Case Study:

SoapUI is a testing tool for web services that I have been using on a project. I needed to run only the GUI portion of SoapUI from my mac so I decided to just web start it and go from there.

The web start button on the web site looks fabulous, great job. I click on it and it asks me if I want to open the .jnlp file with Java Web Start. Sure, let’s do that.

First the ugly Java splash screen comes up. (-1)

After downloading all the SoapUI jars a popup asks me if I trust eviware? Sure, I click yes. Then I am asked if I trust sun micorsystems. Ok, i guess so, lets get on with this.

But the kicker was the last one which asked me:

“Do you trust ‘The Legion of the Bouncy Castle’?”


So, I googled the legion and found out what it was, and it sounds legit. It is an open source encryption library of some kind. And great, if they want to call themselves that, but please do not ask the users of your software if they trust the Legion of the Bouncy Castle!

Do not ask me if I trust this application more than once, and never, never, never, never, never, never, never ask a USER if they trust the Legion of the Bouncy Castle!


I close the app after I am done and realize I have no way of opening SoapUI again unless I navigate back to the web site and relaunch it.

Web Start should make it hard for developers to leave the user hanging as to how to launch the app a second time.


So I give that cumulative score of -1051

Using Sqlite3 in a Visual Studio 2008 C++ Application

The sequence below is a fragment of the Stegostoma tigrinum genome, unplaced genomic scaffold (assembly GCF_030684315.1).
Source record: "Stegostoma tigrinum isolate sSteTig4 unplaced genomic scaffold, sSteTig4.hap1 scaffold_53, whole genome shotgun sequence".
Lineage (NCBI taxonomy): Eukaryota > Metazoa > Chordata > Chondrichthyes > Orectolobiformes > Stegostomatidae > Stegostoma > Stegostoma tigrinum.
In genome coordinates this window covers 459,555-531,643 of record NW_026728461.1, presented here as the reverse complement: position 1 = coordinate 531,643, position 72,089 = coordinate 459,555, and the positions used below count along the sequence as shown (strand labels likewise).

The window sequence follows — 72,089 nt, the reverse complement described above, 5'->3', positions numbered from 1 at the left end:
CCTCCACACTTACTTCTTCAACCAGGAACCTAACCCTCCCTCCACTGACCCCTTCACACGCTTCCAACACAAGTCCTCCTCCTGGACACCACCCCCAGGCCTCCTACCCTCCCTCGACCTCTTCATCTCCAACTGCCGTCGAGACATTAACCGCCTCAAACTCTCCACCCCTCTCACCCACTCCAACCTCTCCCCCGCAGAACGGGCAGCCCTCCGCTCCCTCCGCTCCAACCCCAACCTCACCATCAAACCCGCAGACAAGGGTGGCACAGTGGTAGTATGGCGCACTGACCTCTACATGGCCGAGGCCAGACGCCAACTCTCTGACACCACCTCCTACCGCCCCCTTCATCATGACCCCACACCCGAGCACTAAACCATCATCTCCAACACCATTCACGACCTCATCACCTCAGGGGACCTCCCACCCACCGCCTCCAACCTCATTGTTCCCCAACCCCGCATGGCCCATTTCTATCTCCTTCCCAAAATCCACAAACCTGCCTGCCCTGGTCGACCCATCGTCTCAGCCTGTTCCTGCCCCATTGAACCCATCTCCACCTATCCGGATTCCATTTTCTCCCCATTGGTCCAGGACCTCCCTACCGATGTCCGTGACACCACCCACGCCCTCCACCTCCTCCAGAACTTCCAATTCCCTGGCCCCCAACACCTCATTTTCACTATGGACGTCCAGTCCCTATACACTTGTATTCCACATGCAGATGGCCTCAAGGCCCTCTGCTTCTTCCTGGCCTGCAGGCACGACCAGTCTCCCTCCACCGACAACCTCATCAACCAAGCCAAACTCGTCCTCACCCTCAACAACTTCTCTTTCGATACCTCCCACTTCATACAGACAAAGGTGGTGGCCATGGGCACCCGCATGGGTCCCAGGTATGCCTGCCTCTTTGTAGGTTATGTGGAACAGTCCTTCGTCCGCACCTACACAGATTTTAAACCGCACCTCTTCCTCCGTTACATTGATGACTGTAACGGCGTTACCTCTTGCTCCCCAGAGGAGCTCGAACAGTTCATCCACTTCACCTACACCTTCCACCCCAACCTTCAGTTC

I had a terrible time finding out how to get sqlite working with VC++ using the windows binaries from the sqlite download page. Most of the trouble was from me being a complete newb to VC++ but in the end I got it working. Here are the steps to follow along for next time.

  1. Download the precompiled binaries for Windows and also download the source code.
  2. The DLL download should contain the following files: sqlite3.dll and sqlite3.def
  3. The source code should contain lots of c code and header files, you need to find the sqlite3.h header file.
  4. Put sqlite3.dll, sqlite3.def, and sqlite3.h files into a directory somewhere.
  5. Next you need to create a sqlite3.lib file in order to implicitly link the dll to your project
  6. From the command line, navigate to the folder that has the sqlite3 files from step 4, then type the following:
  7. LIB /DEF:sqlite3.def
  8. This should create two more files: sqlite3.lib and sqlite3.exp
  9. NOTE: LIB.exe needs to be on your path and can be found it in the Visual Studio install directory (do a search).
  10. Now start a new console application project in Visual Studio
  11. Copy the sqlite3.dll, sqlite3.lib, and sqlite3.h files into your new project directory
  12. Right click on the Resource Files folder and choose Add >> Existing Item … then choose sqlite3.lib
  13. You may get a dialog that asks you about the custom rule, I just chose no.
  14. Now add the sqlite3.h file into your project headers directory in Visual Studio (project >> Add >> Existing item)
  15. Now you should be able to start using sqlite3: Here is a sample console app you can try.
  16. This will create a new db and a sample table and spit out a resultset to the console.
#include "stdafx.h"
#include "sqlite3.h"

static int callback(void *NotUsed, int argc, char **argv, char **azColName) {
int i;
for(i=0; i<argc; i++){
printf("%s = %s\n", azColName[i], argv[i] ? argv[i] : "NULL");
return 0;

int _tmain(int argc, _TCHAR* argv[]) {
sqlite3 *db;
char *zErrMsg = 0;
int rc;

rc = sqlite3_open("test.db", &db);
if( rc ) {
fprintf(stderr, "Can't open database: %s\n", sqlite3_errmsg(db));
return 1;
rc = sqlite3_exec(db, "create table stuff ( name )", callback, 0, &zErrMsg);
rc = sqlite3_exec(db, "insert into stuff values ('hello')", callback, 0, &zErrMsg);
rc = sqlite3_exec(db, "select * from stuff", callback, 0, &zErrMsg);
if(rc != SQLITE_OK) {
fprintf(stderr, "SQL error: %s\n", zErrMsg);
return 0;